9-1-1 Was Created in 1968. It’s Time For An Upgrade

Mar 08 2017

Mark Jeffrey

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Today, your Uber driver can locate you faster and more accurately than 9-1-1 can. Our 9-1-1 system, created in the time of landlines, is woefully antiquated. You’re not nearly as well protected as you may think. In most cases, when you call 9-1-1, your mobile GPS location is not transmitted (Don’t believe me? John Oliver did a whole bit on this recently). 

Add to that slow response times in cities due to overload (and in rural areas due to distance), the many horror stories of 9-1-1 calls actually being put on hold, and the fact that instead of notifying a mere single, remote call center, you could be notifying many parties simultaneously. 

To make matters worse, four billion people on earth don’t even have 9-1-1, at all. For them, there is no magic phone number for when things go wrong. And yet, many of these same people are now armed with smartphones - supercomputers in their pockets. 

We can do better. A lot better. And fortunately, empowered with today’s technologies and the ever-growing community of problem solvers, a solution is out there. 

Picture this: You might be under assault, have a medical emergency, or maybe you simply feel unsafe. You push a button. Nearby community members get a notification and come to the rescue. Whatever your emergency, a single button push on a small, low-cost, durable device (think a keychain, or a ring, or bracelet, or even a subdermal chip) instantly sends an alert to your pre-determined community members. 

To make this vision a reality, Guardian Circle has partnered with the Anu and Naveen Jain Women’s Safety XPRIZE. The competition is designed to foster innovation in the creation of a transformative and autonomous panic button device that will ensure safety for all. It must be affordable (under $40), inconspicuous in size, durable, and have long range and a long battery life.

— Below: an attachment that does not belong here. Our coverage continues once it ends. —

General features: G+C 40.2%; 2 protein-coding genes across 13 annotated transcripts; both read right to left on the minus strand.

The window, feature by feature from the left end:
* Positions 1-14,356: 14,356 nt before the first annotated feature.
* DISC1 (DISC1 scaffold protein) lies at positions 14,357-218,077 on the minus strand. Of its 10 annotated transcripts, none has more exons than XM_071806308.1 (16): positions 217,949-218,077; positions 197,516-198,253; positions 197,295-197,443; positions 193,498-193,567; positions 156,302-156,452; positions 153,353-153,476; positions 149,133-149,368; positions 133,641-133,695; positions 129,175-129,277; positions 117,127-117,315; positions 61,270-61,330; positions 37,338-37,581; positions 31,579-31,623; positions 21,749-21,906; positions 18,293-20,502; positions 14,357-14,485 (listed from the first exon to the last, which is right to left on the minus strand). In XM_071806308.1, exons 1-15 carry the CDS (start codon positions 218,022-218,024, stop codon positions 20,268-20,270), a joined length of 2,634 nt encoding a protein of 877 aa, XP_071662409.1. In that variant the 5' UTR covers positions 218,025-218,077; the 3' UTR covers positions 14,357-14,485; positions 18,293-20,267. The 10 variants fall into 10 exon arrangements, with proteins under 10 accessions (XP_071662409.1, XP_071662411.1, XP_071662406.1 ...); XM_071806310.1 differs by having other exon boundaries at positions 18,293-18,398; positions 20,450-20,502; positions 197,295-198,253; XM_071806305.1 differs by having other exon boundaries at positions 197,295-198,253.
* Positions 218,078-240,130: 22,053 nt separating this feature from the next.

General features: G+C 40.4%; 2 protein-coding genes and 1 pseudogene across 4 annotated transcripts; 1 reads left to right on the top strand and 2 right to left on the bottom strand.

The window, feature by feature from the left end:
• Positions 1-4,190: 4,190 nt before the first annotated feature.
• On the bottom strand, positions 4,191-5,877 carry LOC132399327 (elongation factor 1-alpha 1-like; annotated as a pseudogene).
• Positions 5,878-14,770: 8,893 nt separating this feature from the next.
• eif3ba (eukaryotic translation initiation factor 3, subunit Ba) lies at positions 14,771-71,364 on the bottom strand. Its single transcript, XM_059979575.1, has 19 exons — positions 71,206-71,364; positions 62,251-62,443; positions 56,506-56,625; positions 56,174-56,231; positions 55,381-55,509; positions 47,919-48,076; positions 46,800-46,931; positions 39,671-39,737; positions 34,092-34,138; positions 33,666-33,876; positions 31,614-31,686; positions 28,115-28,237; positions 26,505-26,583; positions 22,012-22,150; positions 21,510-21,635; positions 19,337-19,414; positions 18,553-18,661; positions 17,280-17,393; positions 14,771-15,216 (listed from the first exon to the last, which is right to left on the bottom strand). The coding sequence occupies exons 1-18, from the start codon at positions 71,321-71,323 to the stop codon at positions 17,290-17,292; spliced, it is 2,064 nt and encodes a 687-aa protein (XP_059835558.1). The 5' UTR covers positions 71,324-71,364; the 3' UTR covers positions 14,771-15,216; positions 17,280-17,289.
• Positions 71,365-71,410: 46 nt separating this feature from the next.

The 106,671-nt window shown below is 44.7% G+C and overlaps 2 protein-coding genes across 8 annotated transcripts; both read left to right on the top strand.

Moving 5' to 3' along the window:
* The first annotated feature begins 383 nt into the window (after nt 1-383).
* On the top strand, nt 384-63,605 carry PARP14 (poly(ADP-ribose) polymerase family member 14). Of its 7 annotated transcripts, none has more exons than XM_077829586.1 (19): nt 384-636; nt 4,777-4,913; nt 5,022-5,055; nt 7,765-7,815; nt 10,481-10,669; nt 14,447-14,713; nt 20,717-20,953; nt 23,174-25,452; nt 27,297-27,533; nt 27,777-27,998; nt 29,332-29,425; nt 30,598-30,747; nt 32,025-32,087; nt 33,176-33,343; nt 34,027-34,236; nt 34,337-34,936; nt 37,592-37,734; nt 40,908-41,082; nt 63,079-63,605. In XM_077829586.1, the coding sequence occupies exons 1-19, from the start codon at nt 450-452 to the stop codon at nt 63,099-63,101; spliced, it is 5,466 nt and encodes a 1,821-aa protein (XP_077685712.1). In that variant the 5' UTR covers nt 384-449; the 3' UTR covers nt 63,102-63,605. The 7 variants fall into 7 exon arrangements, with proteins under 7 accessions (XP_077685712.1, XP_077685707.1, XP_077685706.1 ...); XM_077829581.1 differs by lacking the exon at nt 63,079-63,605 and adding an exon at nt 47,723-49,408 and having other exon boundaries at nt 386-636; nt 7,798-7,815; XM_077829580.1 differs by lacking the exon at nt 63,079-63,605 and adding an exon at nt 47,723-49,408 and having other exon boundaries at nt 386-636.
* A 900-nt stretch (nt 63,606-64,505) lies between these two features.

Guardian Circle has opened its API for free to all competing teams in the Anu and Naveen Jain Women’s Safety XPRIZE. When the alert is triggered, the device signals our API and Guardian Circle will help take care of organizing the response. This frees the teams from replicating the emergency intelligence grid we’ve already built, and allows them to focus solely on their technologies. 

Be Bold For Change

March 8th, 2017 marks International Women’s Day, and this year’s theme is ‘Be Bold For Change’. Being bold means pushing boundaries: seizing new ground and taking new responsibility. 

The combination of a new innovative safety device emerging from the Women’s Safety XPRIZE, plus an emergency intelligence grid will be extremely powerful for protecting all of us worldwide, but it will be especially impactful in helping women stay safe. 

A private alert network that immediately brings citizen help to a woman’s side - whether she simply feels unsafe or is in dire need of such aid - is an intervention our world needs. While it is true that technology can deliver these alerts, it will ultimately be up to us - the people to deliver the actual Boldness to answer those calls for help. It will take our collective courage to do so. So here’s to standing up to #BeBoldForChange. May we these new tools to make a difference and ensure safety for everyone.

Mark Jeffrey is the Founder & CEO of the Guardian Circle app. Guardian Circle will provide Women’s Safety XPRIZE teams free API access to Personal Safety Network ‘Intelligence Grid’.

Mark Jeffrey